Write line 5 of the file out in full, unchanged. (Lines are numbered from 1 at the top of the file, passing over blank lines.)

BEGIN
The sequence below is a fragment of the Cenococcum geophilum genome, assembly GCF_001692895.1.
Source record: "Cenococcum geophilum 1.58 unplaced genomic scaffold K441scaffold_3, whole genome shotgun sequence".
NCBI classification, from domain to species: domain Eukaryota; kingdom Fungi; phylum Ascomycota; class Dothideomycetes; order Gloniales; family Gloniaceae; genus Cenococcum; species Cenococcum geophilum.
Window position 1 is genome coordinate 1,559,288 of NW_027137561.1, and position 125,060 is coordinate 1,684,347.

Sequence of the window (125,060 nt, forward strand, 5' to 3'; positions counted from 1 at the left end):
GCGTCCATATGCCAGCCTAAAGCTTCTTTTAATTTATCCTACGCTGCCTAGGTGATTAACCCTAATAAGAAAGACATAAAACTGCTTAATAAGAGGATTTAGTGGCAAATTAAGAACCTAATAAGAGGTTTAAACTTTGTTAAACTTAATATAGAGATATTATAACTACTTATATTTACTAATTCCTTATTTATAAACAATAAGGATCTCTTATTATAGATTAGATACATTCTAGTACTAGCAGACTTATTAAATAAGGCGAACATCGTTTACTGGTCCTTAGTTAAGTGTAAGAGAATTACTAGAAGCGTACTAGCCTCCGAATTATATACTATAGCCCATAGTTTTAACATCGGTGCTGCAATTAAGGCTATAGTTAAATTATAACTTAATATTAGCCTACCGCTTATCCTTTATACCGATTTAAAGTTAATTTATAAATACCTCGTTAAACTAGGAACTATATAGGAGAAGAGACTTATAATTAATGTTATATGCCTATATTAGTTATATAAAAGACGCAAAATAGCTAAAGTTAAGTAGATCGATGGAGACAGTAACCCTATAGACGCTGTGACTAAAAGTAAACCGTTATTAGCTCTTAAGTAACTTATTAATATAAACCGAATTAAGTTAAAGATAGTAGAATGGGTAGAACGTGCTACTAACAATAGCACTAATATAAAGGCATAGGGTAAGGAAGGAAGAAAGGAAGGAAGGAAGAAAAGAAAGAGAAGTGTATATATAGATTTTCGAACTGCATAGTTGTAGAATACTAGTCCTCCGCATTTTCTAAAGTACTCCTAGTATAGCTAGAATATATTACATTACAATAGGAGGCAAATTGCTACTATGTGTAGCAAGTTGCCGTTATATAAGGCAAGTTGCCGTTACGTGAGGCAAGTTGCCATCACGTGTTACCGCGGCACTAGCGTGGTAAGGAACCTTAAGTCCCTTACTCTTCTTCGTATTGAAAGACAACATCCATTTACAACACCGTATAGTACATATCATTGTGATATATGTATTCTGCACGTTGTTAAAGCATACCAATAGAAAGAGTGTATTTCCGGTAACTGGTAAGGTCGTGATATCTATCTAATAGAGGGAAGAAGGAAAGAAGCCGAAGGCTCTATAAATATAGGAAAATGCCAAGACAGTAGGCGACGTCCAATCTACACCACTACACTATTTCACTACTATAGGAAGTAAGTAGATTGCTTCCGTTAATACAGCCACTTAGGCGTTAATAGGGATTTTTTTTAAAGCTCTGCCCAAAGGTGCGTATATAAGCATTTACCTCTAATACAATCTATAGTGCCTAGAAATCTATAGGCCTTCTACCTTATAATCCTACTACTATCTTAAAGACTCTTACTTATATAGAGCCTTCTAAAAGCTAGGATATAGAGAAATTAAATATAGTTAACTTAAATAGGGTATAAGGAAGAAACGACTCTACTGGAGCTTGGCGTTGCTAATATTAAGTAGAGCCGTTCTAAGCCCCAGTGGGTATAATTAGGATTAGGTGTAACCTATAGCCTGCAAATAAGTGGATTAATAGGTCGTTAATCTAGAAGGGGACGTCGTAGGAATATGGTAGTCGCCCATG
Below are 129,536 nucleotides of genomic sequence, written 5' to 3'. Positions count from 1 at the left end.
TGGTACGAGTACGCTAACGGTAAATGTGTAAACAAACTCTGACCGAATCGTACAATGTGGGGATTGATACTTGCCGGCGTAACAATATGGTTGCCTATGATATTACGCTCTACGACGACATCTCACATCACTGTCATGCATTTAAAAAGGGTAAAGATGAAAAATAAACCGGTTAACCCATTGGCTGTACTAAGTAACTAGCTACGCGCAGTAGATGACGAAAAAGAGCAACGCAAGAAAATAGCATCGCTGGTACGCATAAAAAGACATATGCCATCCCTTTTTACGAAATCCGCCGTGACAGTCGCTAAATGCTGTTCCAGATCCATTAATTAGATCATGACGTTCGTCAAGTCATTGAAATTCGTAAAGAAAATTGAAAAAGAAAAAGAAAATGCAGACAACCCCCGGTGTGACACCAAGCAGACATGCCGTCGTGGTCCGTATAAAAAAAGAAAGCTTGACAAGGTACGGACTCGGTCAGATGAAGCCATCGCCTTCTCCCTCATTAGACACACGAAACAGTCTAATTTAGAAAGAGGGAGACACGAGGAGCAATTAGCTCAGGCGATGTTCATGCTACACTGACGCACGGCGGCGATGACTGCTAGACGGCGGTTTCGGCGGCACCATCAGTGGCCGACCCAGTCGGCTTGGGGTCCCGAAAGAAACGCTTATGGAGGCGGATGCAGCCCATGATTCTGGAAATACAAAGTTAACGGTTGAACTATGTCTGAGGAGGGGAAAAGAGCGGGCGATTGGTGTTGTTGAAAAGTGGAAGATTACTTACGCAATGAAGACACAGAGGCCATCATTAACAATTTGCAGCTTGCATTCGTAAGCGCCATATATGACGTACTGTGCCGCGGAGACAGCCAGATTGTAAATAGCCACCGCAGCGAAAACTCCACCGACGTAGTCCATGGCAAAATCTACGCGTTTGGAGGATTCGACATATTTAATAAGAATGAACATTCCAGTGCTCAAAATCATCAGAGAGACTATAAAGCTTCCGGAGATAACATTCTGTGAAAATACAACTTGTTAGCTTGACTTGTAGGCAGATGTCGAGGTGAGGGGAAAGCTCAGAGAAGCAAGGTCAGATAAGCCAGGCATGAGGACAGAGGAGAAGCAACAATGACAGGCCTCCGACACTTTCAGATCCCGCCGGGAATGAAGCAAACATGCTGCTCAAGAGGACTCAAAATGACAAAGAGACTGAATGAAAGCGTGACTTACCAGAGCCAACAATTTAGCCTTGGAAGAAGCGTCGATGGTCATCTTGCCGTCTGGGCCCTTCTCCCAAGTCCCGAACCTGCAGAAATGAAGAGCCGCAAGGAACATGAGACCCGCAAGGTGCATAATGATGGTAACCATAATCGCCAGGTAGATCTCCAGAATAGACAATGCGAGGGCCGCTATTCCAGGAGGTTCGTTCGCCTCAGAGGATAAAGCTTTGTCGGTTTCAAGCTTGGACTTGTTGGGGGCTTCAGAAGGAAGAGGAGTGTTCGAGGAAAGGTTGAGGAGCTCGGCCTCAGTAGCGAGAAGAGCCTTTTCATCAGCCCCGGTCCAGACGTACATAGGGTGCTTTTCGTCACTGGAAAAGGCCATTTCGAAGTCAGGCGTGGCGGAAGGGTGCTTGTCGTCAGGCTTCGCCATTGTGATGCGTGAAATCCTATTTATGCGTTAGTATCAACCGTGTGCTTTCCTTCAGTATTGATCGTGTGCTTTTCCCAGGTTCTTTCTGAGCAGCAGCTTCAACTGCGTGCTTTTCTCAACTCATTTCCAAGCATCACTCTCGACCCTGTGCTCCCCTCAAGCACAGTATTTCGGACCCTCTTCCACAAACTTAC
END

Sequence of the window (125,060 nt, forward strand, 5' to 3'; positions counted from 1 at the left end):